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  • Ripper Mag Articles

    Got any ideas for articles that you would like to see appear in one of the ripper mags? Post them here and maybe one of the budding authors will take it from there. Please note that, a Mad Englishwoman's litigous opinion to the contrary, you cannot copyright a mere idea. For more information along this line, refer to http://www.copyright.gov/help/faq/faq-protect.html#idea.

    To get the ball rolling:

    1. Could an abandoned Victorian privy be holding the key to JTR's identity?
    2. Why has there never been any mention of JTR's footprints?
    3. Could 'Juwes' have merely been referring to members of a family named Juwe?

    For further inspiration, please refer to the Ripper Polls forum.

    Please contribute your own suggestions; the magazine editors will thank you for it!

  • #2
    Hi!

    Well, this is probably going to sound pretty lame compared to the suggestions you gave, but I actually wouldn't mind seeing more articles done about the lives of people involved in the Ripper case, especially more about victims and witnesses. Many of those are often overlooked, and while we're all aware that information is very scarce on most of those people, it might only take uncovering 1 little fact about someone that could lead to a whole treasure chest of information.

    Thanks to the work of people like Chris Scott and Daniel Olsson, amongst many others, in recent times, we've already learnt some valuable new information. A good example of what I'm talking about is Adam Wood's article in the last issue of "Ripperologist", the life story of Coroner Wynne Baxter. It's been deservedly praised since it was published, but before that, how many of us can honestly say we seriously wondered "Hmm, I wonder what Wynne Baxter was doing 10 years before the Ripper murders?" I know I didn't, but articles like that certainly make you think about it. If more of those could be produced with equally high standards, I think it'd become very interesting - and who knows what it could lead us to??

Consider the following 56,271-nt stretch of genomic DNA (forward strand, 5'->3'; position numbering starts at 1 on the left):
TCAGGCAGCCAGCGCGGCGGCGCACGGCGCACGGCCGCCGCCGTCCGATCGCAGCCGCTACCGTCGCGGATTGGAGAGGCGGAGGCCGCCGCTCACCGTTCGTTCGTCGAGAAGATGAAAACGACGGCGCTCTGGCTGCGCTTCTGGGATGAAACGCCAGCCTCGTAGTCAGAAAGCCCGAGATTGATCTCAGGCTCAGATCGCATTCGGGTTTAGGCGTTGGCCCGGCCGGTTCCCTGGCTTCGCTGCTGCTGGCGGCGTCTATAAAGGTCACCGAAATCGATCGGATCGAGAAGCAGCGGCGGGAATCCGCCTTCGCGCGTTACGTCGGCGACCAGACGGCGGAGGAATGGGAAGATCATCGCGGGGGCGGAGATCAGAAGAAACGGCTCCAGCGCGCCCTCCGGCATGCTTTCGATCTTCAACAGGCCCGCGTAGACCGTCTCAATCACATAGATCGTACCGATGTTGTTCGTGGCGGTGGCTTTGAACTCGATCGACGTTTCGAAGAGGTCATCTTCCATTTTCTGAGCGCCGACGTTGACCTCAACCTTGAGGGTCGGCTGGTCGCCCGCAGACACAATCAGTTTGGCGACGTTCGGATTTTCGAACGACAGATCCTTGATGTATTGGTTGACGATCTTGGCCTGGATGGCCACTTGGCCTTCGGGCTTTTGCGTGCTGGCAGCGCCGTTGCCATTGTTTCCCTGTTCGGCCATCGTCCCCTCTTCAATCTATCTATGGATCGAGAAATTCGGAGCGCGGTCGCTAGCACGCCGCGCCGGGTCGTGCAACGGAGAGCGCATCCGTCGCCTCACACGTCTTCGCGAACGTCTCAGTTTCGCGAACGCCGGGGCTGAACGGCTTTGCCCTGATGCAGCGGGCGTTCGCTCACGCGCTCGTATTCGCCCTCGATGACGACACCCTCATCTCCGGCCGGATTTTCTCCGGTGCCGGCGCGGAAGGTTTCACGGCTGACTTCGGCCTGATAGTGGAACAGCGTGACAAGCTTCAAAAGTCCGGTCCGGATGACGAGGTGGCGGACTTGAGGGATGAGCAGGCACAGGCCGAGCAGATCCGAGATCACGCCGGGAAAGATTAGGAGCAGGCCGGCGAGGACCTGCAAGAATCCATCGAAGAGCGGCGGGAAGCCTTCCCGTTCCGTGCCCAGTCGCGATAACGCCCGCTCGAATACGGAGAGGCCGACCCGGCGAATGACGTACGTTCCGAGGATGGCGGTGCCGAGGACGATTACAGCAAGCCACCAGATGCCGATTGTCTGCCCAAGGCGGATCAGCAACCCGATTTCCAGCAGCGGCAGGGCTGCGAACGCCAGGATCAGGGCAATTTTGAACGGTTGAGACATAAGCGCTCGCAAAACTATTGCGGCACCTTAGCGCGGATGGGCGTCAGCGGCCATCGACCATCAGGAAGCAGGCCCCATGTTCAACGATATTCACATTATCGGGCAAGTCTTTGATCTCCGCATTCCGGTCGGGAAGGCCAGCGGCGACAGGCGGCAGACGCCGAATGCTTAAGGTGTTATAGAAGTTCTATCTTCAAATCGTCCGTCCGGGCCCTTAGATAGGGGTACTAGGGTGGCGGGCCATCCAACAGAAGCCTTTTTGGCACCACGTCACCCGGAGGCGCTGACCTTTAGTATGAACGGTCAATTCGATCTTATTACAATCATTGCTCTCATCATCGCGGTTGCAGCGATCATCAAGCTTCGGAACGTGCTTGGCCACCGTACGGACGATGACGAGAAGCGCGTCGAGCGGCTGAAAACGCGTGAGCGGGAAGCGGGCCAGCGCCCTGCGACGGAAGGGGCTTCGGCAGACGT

Anyway, that's just my thoughts...

    Cheers,
    Adam.

    Comment


    • #3
      No,Adam,your suggestion isn't lame at all. I'm sure any article on practically any aspect of the WM is worthreading about.

      I've contacted a relative of Frank Cater, the man whose name was found on a handbill in the possession of Mrs. Eddowes and reported in the Times,but not at the Inquest. He's very interested in how his ancestor fits into all of this and had written a post to Casebook a while back before I located him asking why his ancestor's name was being "searched" out by Ripperologists.

      So you see,even if a subject may not immediately appeal to the majority of people,it just may open up a door to other research down the line. So far, we've drawn a blank on Cater,but who knows?

      Thats why what you mentioned about the lives of these people,even peripheral characters, is enlightening and a good idea.. Chris Scott's book, "A Cast Of Thousands" has a lot of material on such people.